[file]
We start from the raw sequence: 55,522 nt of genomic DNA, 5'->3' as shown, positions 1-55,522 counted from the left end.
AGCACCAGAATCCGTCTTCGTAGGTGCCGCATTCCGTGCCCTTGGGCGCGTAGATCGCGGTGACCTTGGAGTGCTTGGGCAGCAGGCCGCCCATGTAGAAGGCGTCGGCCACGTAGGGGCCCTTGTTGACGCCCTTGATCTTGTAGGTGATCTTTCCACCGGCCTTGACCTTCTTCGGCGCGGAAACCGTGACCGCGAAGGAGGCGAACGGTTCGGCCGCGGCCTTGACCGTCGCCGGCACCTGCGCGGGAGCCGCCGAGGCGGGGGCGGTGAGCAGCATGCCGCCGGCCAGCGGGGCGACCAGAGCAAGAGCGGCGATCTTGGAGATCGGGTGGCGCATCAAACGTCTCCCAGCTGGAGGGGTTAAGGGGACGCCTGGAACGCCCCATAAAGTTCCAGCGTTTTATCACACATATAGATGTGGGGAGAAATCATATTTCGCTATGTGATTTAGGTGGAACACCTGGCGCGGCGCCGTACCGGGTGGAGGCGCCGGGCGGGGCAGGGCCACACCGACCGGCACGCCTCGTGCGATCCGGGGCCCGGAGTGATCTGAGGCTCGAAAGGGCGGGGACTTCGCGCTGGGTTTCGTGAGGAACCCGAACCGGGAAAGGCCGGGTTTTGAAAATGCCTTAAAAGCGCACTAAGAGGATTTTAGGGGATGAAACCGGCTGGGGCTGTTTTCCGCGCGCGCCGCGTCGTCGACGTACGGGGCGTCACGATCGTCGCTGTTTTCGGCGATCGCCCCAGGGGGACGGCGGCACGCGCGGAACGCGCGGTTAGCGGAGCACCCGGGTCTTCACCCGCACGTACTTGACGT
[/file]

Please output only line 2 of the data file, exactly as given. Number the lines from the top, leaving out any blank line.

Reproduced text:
AGCACCAGAATCCGTCTTCGTAGGTGCCGCATTCCGTGCCCTTGGGCGCGTAGATCGCGGTGACCTTGGAGTGCTTGGGCAGCAGGCCGCCCATGTAGAAGGCGTCGGCCACGTAGGGGCCCTTGTTGACGCCCTTGATCTTGTAGGTGATCTTTCCACCGGCCTTGACCTTCTTCGGCGCGGAAACCGTGACCGCGAAGGAGGCGAACGGTTCGGCCGCGGCCTTGACCGTCGCCGGCACCTGCGCGGGAGCCGCCGAGGCGGGGGCGGTGAGCAGCATGCCGCCGGCCAGCGGGGCGACCAGAGCAAGAGCGGCGATCTTGGAGATCGGGTGGCGCATCAAACGTCTCCCAGCTGGAGGGGTTAAGGGGACGCCTGGAACGCCCCATAAAGTTCCAGCGTTTTATCACACATATAGATGTGGGGAGAAATCATATTTCGCTATGTGATTTAGGTGGAACACCTGGCGCGGCGCCGTACCGGGTGGAGGCGCCGGGCGGGGCAGGGCCACACCGACCGGCACGCCTCGTGCGATCCGGGGCCCGGAGTGATCTGAGGCTCGAAAGGGCGGGGACTTCGCGCTGGGTTTCGTGAGGAACCCGAACCGGGAAAGGCCGGGTTTTGAAAATGCCTTAAAAGCGCACTAAGAGGATTTTAGGGGATGAAACCGGCTGGGGCTGTTTTCCGCGCGCGCCGCGTCGTCGACGTACGGGGCGTCACGATCGTCGCTGTTTTCGGCGATCGCCCCAGGGGGACGGCGGCACGCGCGGAACGCGCGGTTAGCGGAGCACCCGGGTCTTCACCCGCACGTACTTGACGT